Kingdom values have helped bring radical transformation in society precisely when Christians understood their calling to be salt and light in the public square.
An analysis of the 1541 Colloquy of Regensburg.
Since the initial Catholic-Protestant schism was built upon the doctrine of justification, it was only natural that moderates on both sides of the ecclesiastical divide would eventually take up the task of seeking an Erasmian-style compromise.
Such a desire for unity led to the Colloquy of Regensburg (1541) some twenty-two years after the initial Leipzig Debate (1519) where Martin Luther and the Dominican theologian John Eck had clashed over the questions of papal authority, indulgences and the existence of Purgatory. This time Eck was present; but not Luther.
Not only were there matters of church policy driving the Regensburg meeting but also very real political concerns. The Holy Roman Emperor, Charles V (1500-58), wanted a united Germany due to growing tensions with foreign powers.
Without a doubt the most surprising outcome of the Colloquy was the first ever joint declaration on the doctrine of justification. The Catholic representatives John Gropper, Julius von Pflug and John Eck agreed with the Protestants Philip Melanchthon, Martin Bucer and John Pistorius upon the idea of duplex iustitia, that is, double justification. The papal delegate, Cardinal Gasparo Contarini (1483-1542), defined the notion as: “Two kinds of justification, one inherent in us... the other given to us in Christ”.1
Even though for a short time it looked like the Diet had considerably advanced the cause of Catholic-Protestant ecumenism, its developments were quickly disclaimed by the key players on both sides of the theological fence. Pope Paul III (1468-1549) and his feisty Cardinal Carafa (1517-61) rejected Contarini’s doctrinal compromise whilst over in Wittenberg Luther criticized the declaration as it suggested that one could be justified by works.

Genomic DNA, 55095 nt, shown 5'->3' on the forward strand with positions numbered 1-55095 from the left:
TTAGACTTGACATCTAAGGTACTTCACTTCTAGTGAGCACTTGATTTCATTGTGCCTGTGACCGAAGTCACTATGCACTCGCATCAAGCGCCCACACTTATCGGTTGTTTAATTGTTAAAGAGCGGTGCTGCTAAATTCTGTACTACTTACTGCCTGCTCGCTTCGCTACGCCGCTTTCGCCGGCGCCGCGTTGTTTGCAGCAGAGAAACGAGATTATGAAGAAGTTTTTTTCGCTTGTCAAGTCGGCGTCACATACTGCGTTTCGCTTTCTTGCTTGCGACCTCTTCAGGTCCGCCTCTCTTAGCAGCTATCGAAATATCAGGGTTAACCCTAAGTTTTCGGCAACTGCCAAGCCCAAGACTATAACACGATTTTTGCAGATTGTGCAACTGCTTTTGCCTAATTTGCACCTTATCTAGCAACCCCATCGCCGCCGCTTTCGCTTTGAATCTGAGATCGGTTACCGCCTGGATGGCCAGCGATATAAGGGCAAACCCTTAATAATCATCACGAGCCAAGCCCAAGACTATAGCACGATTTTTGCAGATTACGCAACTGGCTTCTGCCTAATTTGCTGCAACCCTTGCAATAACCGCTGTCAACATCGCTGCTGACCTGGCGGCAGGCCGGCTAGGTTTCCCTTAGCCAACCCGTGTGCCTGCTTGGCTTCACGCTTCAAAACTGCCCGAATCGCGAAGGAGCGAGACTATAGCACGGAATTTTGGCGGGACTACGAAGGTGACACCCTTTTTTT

Contarini’s definition meant that, “while justification comes essentially by faith and from grace, faith is perfected by good works deriving from the justness created in baptism”.2 The idea that one’s faith and justification could be perfected by human will and works of love was something for which Luther could never have stood. When the German heard the loose language of Regensburg declaration, he retorted, “The Holy Scriptures and God’s commandment are by nature not ambiguous”.3
A year after the Colloquy of Regensburg, Cardinal Contarini was dead and four years later, in 1545, Paul III convened the infamous Council of Trent which was to last until 1563. It was at Trent where the Protestant doctrine of justification by the imputation of Christ’s righteousness through faith alone was cursed by several anathemas. Any optimism regarding a united Catholic-Protestant front had all but disappeared.
It would not be until more than four hundred years later –on Reformation Day in 1999- when the Roman Catholic Church and the Lutheran World Federation eventually signed a renewed Joint Declaration on the Doctrine of Justification in an attempt to advance the ecumenical cause. However it should be pointed out the 1999 Declaration is just as theologically problematic and ambiguous as the 1541 one. But that’s a story for another day.
In short, the most important lesson to learn from today’s article is that the Protestant doctrine of justification through the imputed righteousness of Jesus Christ continues to divide Rome from Wittenberg. Catholicism and Protestantism cannot be at theological peace. Either justification is all of Christ (as the New Testament sources make evidently clear) or it is Christ plus human works.
1 ELTON, G.R., Reformation Europe (Collins: London, 1963), p. 172.
2 Ibid., p. 172.
3 REEVES, The Unquenchable Flame (IVP: Nottingham, 2009), p. 174.